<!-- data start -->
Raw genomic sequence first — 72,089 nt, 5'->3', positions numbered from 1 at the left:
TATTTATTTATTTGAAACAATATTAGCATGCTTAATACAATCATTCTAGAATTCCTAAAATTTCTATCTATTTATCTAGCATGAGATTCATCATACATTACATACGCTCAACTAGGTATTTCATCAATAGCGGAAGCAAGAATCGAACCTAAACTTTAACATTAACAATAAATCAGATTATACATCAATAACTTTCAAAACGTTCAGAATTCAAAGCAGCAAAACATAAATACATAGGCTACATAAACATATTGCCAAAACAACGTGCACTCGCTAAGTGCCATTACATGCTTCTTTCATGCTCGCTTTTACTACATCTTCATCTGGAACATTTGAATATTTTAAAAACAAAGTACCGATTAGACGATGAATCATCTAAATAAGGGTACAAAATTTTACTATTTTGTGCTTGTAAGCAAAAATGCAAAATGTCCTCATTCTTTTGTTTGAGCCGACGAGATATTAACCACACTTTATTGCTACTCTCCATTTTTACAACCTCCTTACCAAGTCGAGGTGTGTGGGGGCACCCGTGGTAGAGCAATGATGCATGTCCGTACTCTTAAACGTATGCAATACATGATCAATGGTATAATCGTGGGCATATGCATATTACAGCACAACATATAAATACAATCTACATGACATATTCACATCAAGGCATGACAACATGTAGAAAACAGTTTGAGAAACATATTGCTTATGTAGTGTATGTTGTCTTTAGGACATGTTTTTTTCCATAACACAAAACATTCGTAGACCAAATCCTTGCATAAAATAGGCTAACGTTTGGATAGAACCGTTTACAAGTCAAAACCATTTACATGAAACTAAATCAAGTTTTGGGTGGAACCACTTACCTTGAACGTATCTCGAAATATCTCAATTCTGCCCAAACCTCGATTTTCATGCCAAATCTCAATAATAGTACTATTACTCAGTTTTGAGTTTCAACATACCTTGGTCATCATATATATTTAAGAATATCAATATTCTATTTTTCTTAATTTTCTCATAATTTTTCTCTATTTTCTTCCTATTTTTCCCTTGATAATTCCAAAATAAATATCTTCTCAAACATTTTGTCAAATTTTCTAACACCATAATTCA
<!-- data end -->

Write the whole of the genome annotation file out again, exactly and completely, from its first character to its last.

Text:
Raw genomic sequence first — 72,089 nt, 5'->3', positions numbered from 1 at the left:
TATTTATTTATTTGAAACAATATTAGCATGCTTAATACAATCATTCTAGAATTCCTAAAATTTCTATCTATTTATCTAGCATGAGATTCATCATACATTACATACGCTCAACTAGGTATTTCATCAATAGCGGAAGCAAGAATCGAACCTAAACTTTAACATTAACAATAAATCAGATTATACATCAATAACTTTCAAAACGTTCAGAATTCAAAGCAGCAAAACATAAATACATAGGCTACATAAACATATTGCCAAAACAACGTGCACTCGCTAAGTGCCATTACATGCTTCTTTCATGCTCGCTTTTACTACATCTTCATCTGGAACATTTGAATATTTTAAAAACAAAGTACCGATTAGACGATGAATCATCTAAATAAGGGTACAAAATTTTACTATTTTGTGCTTGTAAGCAAAAATGCAAAATGTCCTCATTCTTTTGTTTGAGCCGACGAGATATTAACCACACTTTATTGCTACTCTCCATTTTTACAACCTCCTTACCAAGTCGAGGTGTGTGGGGGCACCCGTGGTAGAGCAATGATGCATGTCCGTACTCTTAAACGTATGCAATACATGATCAATGGTATAATCGTGGGCATATGCATATTACAGCACAACATATAAATACAATCTACATGACATATTCACATCAAGGCATGACAACATGTAGAAAACAGTTTGAGAAACATATTGCTTATGTAGTGTATGTTGTCTTTAGGACATGTTTTTTTCCATAACACAAAACATTCGTAGACCAAATCCTTGCATAAAATAGGCTAACGTTTGGATAGAACCGTTTACAAGTCAAAACCATTTACATGAAACTAAATCAAGTTTTGGGTGGAACCACTTACCTTGAACGTATCTCGAAATATCTCAATTCTGCCCAAACCTCGATTTTCATGCCAAATCTCAATAATAGTACTATTACTCAGTTTTGAGTTTCAACATACCTTGGTCATCATATATATTTAAGAATATCAATATTCTATTTTTCTTAATTTTCTCATAATTTTTCTCTATTTTCTTCCTATTTTTCCCTTGATAATTCCAAAATAAATATCTTCTCAAACATTTTGTCAAATTTTCTAACACCATAATTCA